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Open: Tue-Sat 11am-6.30pm, Sun 2pm-6pm

4 Chiltern St, W1U 7PS, London, UK
Open: Tue-Sat 11am-6.30pm, Sun 2pm-6pm



to Sun 22 Dec 2019


Tue-Sat 11am-6.30pm, Sun 2pm-6pm



L'Oreillard, 1919

Pencil and watercolour on cardboard
37 x 30 cm

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Thunder & Lightning, c 1938

Oil on canvas
106.7 x 152.4 cm

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Ink on paper
63.5 x 51 cm

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Nr. 10 Gestorbener,

Pencil on paper
39.5 x 29.5 cm

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untitled, 1895

Watercolour, oil and pencil on paper
21.5 x 13 cm

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untitled, 1934

Watercolour on paper
49 x 34 cm

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Crayon and pencil on paper
55.5 x 55.5 cm

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Isis, 1942

Oil on canvas
54 x 72 cm

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Untitled, 1922

Coloured pencil, graphite on paper
88 x 59.6 cm

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Portrait of ZOS (when young), 1955

Watercolour, crayon and ink on board
29 x 24.5 cm

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No37, 1939

Oil on canvas
56 x 66 cm

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Added to list



The advent of spiritualist art-making in the 19th and early 20th century is emerging as an important addition to the art historical canon. For many years, the strange scribblings, obscure symmetries, figurative imaginings and floral bouquets transmitted from so- called other worlds, were overlooked – even ignored – by the cultural mainstream.

In recent years there has been a significant shift. Exhibitions of Hilma af Klint and Emma Kunz at the Serpentine Galleries, and Georgiana Houghton at the Courtauld Institute of Art, have revealed the impact of Spiritualism far beyond Kazimir Malevich and Piet Mondrian.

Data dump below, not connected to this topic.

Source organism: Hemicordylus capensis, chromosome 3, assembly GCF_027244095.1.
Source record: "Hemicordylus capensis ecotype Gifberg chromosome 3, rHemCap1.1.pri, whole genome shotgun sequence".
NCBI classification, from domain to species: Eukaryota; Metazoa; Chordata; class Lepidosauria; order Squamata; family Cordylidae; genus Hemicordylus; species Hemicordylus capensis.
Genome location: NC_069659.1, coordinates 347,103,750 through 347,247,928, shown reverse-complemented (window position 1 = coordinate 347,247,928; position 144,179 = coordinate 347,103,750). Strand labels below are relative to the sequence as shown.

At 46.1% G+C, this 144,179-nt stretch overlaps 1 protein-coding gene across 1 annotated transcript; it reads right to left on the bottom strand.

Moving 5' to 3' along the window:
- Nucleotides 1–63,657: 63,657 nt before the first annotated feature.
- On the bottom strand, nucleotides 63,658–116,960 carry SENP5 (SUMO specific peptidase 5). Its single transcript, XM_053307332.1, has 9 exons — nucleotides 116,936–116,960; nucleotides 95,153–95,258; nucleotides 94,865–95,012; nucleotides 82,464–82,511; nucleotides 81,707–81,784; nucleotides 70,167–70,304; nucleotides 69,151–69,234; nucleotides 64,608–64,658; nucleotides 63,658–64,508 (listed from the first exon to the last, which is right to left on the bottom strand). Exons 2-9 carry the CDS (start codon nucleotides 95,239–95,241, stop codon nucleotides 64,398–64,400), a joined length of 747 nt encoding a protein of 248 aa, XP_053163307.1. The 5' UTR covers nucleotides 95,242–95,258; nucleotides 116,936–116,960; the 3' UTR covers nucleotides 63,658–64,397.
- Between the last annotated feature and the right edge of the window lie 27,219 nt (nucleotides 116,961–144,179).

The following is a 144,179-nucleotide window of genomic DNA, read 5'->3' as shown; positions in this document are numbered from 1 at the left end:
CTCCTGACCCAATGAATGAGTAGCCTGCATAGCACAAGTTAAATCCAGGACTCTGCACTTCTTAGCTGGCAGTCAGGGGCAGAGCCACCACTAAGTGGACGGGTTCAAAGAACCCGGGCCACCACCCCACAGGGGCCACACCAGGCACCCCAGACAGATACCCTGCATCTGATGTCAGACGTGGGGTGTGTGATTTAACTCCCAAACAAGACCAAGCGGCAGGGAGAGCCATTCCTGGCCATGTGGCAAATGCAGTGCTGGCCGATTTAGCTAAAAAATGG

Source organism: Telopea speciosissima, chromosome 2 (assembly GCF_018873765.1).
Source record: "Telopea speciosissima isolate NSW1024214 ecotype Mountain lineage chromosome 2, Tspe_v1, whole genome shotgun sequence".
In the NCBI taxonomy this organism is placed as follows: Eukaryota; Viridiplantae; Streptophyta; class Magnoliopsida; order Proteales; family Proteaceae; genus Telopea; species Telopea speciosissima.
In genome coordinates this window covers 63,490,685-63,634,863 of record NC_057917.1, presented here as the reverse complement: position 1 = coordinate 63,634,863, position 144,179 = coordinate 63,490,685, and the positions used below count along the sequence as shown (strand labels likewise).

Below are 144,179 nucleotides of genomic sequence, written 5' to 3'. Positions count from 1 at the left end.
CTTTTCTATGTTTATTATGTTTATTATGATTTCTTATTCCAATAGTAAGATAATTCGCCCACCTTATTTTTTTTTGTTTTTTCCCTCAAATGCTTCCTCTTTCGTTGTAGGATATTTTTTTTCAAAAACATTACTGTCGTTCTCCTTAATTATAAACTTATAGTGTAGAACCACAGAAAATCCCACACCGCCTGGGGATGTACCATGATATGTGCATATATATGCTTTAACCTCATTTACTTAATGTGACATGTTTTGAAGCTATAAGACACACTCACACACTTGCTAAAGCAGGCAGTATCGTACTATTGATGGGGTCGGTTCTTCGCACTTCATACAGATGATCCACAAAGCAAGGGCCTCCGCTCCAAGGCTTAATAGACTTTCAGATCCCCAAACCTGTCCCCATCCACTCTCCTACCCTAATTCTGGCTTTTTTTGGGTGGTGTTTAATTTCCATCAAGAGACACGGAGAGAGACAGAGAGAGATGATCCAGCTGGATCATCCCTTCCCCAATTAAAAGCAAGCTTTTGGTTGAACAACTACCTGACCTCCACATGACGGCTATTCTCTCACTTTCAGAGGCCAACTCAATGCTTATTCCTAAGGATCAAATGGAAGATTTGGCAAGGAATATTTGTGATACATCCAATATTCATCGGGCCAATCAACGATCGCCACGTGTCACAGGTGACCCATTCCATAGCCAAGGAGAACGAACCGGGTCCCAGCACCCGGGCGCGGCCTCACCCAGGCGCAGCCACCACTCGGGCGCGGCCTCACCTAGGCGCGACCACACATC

Yet these high-profile narratives remain silent on the spiritual essentiality of the material, focussing instead on feminism and abstraction. This critical omission denies art history one of its most radical and forgotten steps. For it was the visuals of Spiritualism which switched artists across turn-of-the-century Europe and America onto a new improvised methodology.

The Gallery of Everything presents THE MEDIUM’S MEDIUM: a curated survey of late 19th and early 20th century visual Spiritualism. This broad examination of rare historical drawings and paintings will include over twenty artists at its booth at Frieze Masters, alongside a contemporary installation inside the Marylebone space.

Rather than impose a fixed narrative, the project will encourage viewer’s to experience the material on its own terms, allowing the work to define its own meaning (as it did to its makers). The display will also contextualise Spiritualism’s influence on other artists through Surrealism and Art Brut, and emphasis its connection to other movements, from Occultism to Art Deco.

Considered in this light, spiritualist art-making is revealed as a new pathway into our understanding of 20th century Modernism, and a lateral entry-point for contemporary artists today.

The installation includes material from the 1950s to the present day, including contributions by artists Tony Oursler, Jan Švankmajer, Eva Švankmajerová and Shannon Taggart.

Jan Švankmajer & Eva Švankmajerová
Surrealist filmmaker Jan Švankmajer and his wife, painter Eva Švankmajerová, were personal and professional partners for almost half a century. These two formidable Czechoslovakian artists were drawn to Spiritualism; and the movement is central to their prolific output.

The Gallery of Everything will present a rarely seen body of work, featuring guided drawings and paintings by both artists. Executed prior to her demise in 2005, Švankmajerová’s artworks are attributed to a divine force; whereas Švankmajer’s drawings, created intermittently over the last decade, are often attributed to his beloved (and deceased) spouse.

Complementing their work, considerable space will also be given over to the 20th century Czech mediumistic practices long championed by this artistic couple.

Shannon Taggart
Photographer Shannon Taggart has spent almost twenty years documenting fragments of spiritualist subculture and shedding light on concurrent practices.

In this, her first major UK exhibition, a limited edition of photographs will be available from Séance, her inaugural monograph (also available in preview copies throughout the show).

Tony Oursler
The Gallery of Everything welcomes multi-disciplinary artist Tony Oursler, whose critically acclaimed Imponderable collection revolves around turn-of-the-century mysticism.

Oursler will support the project with a performative commentary on the artists featured in the show and his own lifelong fascination with Spiritualism and its offshoots.

Emma Kunz, untitled. Crayon and pencil on paper 55.5 x 55.5 cm

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